On the economy, Ezekwesili said: “I will put NNPC in a place where it faces the market, maximum investment by both the public and private investors are going to be key. Our economic reform will ensure that we have macroeconomic stability, that will give confidence to investors, consumers and the market generally including government confidence. While looking at inflation to ensure inflation is not affecting the poor.”
Similarly, hoping to lead Nigeria as president is Adesanya-Davis, who hails from Kwara State and holds a Doctor of Divinity, D.D, degree with a professor of Divinity (Honoris Causa) award of the Northwestern Christian University, Florida, the United States.
A cleric and founder of the Agape Bible Church, she said of her ambition: “I am aspiring to be the next president of Nigeria. I am out to put laughter of joy on the mouth of all.”
According to Adesanya-Davis, she wanted to be a running mate to former President Goodluck Jonathan in 2015, but was prevailed upon to jettison the idea. She said: “2015 was when I first thought about being a presidential aspirant. This is for the main reason that I was born October 15th and I got married at October 15th. That time I said with President Goodluck Jonathan in the Peoples Democratic Party, PDP, I was going to be his running mate. I was sending text messages to him. I told him to let Vice President Namadi Sambo step down for him to be successful but he did not listen to me.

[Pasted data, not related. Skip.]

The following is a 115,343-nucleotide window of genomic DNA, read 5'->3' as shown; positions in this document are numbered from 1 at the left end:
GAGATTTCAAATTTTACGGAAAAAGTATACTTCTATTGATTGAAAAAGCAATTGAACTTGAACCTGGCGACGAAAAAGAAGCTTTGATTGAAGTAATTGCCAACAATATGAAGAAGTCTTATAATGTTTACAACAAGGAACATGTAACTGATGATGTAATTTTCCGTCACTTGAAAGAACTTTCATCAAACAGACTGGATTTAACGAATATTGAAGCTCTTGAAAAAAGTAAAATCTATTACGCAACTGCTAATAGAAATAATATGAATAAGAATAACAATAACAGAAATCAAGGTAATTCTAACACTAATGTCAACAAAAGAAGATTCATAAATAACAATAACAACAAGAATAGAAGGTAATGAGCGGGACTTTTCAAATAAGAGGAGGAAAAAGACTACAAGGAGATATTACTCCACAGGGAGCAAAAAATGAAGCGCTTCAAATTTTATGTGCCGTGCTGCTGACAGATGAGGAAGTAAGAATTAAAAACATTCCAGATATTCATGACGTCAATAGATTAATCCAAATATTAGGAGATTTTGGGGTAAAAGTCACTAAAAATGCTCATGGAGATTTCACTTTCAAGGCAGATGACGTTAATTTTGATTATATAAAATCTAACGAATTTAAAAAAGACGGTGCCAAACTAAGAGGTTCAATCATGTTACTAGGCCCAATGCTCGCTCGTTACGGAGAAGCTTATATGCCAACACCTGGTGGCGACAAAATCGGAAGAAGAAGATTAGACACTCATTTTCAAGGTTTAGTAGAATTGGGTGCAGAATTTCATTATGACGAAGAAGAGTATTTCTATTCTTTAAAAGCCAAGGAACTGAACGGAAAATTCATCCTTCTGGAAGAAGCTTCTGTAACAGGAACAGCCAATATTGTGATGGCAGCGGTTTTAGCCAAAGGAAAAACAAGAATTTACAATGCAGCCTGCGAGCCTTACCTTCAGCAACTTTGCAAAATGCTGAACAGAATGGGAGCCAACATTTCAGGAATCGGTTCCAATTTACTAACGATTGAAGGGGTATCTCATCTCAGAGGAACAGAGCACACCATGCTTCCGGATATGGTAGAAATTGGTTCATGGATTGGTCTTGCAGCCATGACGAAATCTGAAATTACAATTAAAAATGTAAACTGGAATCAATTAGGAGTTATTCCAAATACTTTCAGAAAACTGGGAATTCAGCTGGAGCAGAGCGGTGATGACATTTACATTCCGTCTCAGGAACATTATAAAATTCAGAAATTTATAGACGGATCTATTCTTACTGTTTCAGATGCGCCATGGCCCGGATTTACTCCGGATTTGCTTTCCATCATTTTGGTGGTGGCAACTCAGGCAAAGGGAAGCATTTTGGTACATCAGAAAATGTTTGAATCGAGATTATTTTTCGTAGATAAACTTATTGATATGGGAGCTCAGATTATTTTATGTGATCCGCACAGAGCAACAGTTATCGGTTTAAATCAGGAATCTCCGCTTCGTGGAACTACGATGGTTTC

“But delay is not denial. That is why I am staging a come-back. I have done some consultations. The first person to put a call through was Patience Jonathan. I told her that I am picking the presidential form this time around and she endorsed my decision.”
On Monday, October 15, Adesanya-Davies, who emerged as the presidential flag bearer of the Mass Action Joint Alliance, MAJA, called on Nigerian men to give women a chance to lead the country since they’ve failed for decades.
Interestingly, while addressing Nigerian students as part of the celebration of World Students’ Day on the day, October 15, Adesanya-Davies called on President Muhammadu Buhari and Atiku Abubakar, the presidential candidate of the PDP, to step down for her. She argued: “Since men have failed Nigeria, they should give women a chance to emerge as the nation’s next president and return the country back to the path of progress.